Even though translating is a creative activity and translation quality may seem difficult to measure, attempts have been made to assess what makes a translation service good. After the old EN 15038 was recently replaced by ISO 17100, Peschel Communications decided to apply for an audit.
Not all translations are created equal. As the customer, it will help you greatly to know what you’re looking for. Who is your audience? What is the text being used for? Keep reading for more simple considerations to keep in mind when looking for the right translator.
All’s well that ends well, but getting to that end is not always easy. Project Manager Helena Triesch attended the Meet Central Europe conference in Budapest to learn more about how project managers and vendor managers can better communicate with partners and pool resources to ensure a job is completed successfully.
Many people think “text in, text out” – but what really goes into a translation project? Actually working with the text is only half the battle. Project Manager Andrea Unkelbach breaks down her experience at ND Focus – Elia’s focus on Project Management.
If this article is all Greek to you… we wouldn’t be that surprised. Idioms and turns of phrase certainly bring a distinct flavour to the languages we speak, but they can be particularly hard to understand for native speakers, let alone to translate!
In the digital age, a job in translation could look like any other office job, but it could also look a lot different. Freelancers can earn a living and still go on holiday at the drop of a hat if they so choose. The flipside of the coin, of course, is that this flexibility means the concept of “after work” starts to lose its meaning. Whether flexibility or routine produces better results varies from person to person and even from year to year.
It’s not all Greek to us! The leadership team at Peschel Communications attended Elia together in Athens to beef up their knowledge of the international hot topics in translation and translation software – and they even ran into some familiar faces!
How many translators does it take to change a lightbulb? Everyone in our industry knows that this joke is as old as, well, lightbulbs. But switching careers can entail a very high learning curve. Translator Marnie Christensen talks about her path to becoming a professional translator.
Last Christmas I announced that we would be welcoming some new faces in 2017, and the changes to our team are at the top of my agenda for this year’s round-up. In February we were joined by Sarah Zeller, freshly graduated from her Master’s studies (French and English) and starting out as a trainee translator. Sarah settled in and became
When we began brainstorming for our Christmas party this year, it quickly became clear that we wanted to do something a little out of the ordinary. As big fans not just of foreign languages but also of exotic food, we finally hit on the idea of asking the Brazilian owner of our favourite food truck whether he would give us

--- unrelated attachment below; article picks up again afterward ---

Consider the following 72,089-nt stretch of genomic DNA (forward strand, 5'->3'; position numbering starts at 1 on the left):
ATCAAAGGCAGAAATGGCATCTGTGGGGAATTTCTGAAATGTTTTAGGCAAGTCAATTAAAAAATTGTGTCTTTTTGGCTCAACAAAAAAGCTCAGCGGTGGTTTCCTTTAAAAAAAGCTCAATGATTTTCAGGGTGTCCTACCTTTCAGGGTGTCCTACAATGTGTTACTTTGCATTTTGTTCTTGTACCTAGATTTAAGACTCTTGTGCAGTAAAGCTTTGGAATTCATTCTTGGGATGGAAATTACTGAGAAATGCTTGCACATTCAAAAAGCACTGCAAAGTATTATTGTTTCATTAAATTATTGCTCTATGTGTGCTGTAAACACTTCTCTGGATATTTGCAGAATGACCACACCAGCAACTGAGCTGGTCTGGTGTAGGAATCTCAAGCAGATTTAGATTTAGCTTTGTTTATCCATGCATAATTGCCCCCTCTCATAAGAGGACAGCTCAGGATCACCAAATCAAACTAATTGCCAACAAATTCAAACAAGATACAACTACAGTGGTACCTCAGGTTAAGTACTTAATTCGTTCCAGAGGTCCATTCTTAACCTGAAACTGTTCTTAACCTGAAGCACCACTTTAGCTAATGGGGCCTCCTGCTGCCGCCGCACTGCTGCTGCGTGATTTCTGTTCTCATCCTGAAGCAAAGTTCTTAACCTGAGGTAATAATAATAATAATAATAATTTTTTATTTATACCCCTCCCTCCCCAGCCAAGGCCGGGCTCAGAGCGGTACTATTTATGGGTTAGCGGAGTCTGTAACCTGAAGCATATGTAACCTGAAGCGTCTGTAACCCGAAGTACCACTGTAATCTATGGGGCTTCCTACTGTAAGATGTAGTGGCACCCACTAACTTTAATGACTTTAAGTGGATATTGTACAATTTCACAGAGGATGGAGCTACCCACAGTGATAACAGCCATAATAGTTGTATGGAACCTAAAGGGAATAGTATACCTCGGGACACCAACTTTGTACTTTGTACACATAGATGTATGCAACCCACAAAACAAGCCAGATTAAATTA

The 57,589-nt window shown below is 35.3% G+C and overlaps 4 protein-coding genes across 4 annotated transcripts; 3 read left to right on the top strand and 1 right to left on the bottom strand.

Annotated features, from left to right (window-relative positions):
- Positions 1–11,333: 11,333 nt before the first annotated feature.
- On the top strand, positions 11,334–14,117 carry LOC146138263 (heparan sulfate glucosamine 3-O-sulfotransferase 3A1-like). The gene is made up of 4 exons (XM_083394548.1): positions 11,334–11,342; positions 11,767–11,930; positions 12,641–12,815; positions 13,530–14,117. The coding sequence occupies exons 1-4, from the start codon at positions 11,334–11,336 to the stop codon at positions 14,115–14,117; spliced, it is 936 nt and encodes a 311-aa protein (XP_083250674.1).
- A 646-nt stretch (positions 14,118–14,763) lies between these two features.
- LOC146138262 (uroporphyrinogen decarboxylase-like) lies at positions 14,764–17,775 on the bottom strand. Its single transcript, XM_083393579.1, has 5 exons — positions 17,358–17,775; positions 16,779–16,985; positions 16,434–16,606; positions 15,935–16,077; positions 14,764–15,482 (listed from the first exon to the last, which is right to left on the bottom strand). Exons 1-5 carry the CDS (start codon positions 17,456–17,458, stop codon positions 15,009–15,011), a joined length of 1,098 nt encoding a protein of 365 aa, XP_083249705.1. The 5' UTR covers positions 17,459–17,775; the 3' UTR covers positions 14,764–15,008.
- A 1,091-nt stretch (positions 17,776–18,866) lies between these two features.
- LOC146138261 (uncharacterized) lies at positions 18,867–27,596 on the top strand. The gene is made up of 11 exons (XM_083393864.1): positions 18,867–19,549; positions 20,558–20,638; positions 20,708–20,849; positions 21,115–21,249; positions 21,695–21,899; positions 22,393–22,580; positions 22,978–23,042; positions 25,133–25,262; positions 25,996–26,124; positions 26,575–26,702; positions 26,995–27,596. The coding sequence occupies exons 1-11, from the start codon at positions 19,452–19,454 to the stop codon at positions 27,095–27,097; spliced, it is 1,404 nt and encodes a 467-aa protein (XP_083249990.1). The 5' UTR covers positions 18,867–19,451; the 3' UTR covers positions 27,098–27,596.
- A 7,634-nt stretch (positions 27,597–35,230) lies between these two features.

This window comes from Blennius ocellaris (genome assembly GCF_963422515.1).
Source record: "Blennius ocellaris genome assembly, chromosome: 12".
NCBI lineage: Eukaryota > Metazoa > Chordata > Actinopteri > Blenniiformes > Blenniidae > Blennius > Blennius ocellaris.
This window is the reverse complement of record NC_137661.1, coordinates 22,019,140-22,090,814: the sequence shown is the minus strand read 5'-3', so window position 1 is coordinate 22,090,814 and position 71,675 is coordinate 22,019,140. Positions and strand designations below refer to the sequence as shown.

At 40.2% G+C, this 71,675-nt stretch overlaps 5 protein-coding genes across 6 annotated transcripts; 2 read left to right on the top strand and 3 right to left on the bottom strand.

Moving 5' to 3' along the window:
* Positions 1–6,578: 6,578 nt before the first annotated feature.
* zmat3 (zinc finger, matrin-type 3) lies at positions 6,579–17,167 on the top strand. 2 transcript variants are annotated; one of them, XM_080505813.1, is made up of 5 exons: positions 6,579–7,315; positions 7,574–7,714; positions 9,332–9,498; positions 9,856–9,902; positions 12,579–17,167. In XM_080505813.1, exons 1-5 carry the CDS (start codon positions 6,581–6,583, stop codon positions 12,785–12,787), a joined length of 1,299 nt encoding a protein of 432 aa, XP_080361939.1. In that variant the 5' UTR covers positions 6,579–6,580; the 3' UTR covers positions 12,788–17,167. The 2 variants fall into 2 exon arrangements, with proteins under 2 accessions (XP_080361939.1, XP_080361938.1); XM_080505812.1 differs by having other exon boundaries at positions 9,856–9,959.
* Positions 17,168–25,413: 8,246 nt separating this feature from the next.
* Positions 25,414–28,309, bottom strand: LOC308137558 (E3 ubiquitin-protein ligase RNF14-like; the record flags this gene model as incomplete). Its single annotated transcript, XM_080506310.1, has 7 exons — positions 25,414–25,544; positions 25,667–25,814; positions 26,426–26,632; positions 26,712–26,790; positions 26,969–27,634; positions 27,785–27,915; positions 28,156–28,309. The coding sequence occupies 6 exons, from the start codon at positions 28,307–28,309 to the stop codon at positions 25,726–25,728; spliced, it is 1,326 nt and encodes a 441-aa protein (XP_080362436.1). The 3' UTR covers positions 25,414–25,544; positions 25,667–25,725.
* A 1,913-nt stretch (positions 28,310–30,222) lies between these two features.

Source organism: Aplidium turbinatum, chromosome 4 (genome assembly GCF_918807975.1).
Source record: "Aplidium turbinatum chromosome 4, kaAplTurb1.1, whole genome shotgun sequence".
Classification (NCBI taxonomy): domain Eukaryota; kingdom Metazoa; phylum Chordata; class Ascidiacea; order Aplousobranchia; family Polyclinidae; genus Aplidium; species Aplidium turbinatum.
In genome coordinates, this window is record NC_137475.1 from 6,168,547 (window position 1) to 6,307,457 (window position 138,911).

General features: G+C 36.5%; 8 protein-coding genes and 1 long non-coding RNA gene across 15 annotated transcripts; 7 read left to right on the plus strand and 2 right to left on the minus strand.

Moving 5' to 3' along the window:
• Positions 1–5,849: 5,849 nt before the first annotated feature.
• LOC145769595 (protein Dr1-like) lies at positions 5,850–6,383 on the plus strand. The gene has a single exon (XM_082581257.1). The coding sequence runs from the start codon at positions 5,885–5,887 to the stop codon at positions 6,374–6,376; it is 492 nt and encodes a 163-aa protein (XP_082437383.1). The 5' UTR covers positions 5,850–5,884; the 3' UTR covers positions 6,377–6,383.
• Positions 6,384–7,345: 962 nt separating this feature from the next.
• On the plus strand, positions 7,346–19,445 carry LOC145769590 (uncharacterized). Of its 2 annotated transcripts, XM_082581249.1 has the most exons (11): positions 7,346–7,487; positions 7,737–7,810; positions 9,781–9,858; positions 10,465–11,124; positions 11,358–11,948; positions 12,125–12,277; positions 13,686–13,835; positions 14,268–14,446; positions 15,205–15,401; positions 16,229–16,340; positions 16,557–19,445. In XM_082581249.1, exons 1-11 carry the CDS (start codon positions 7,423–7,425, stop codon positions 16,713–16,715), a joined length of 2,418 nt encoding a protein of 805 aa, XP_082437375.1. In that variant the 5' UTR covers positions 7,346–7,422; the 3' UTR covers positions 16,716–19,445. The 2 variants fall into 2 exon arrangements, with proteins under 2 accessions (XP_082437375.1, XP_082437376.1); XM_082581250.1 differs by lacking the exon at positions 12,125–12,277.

“If I want to learn to swim, I have to go into the water, otherwise I’ll learn nothing.” (August Bebel) With a Bachelor’s degree in translation under my belt and the start of my Master’s approaching, I wanted to see what it’s like to work in a translation company and put the knowledge I’d acquired at university into practice. After a
Marketing texts are about more than facts – they are about emotions. These are conveyed through a rich mixture of language, content and images, often using wordplay, rhyme or other stylistic devices. So what does this mean for translating marketing texts into other languages? Can marketing texts even be translated? There is no definitive answer to this question. Unlike very
You have been working as a project manager at Peschel Communications for more than 12 years now. How did you come to work in this role? Basically, it was a question of supply and demand. I applied for an internship after graduating because I was in the position that (almost?!) all recent graduates find themselves in: I knew nothing about
Time for the language industry to celebrate: at the General Assembly on 24th May, the United Nations officially declared 30th September as International Translation Day. For translators and interpreters, who mainly work behind the scenes, this is a well-deserved recognition of their highly-skilled services which have never been more valuable than in the current age of machine translation and Google
Let’s face it, basically everyone can speak English. More and more students are spending at least one semester abroad and even toddlers are now learning foreign languages. So what on earth do we need professional translators for? The answer is simple: to separate the sense from the nonsense. Both customers and friends usually only have a vague idea of how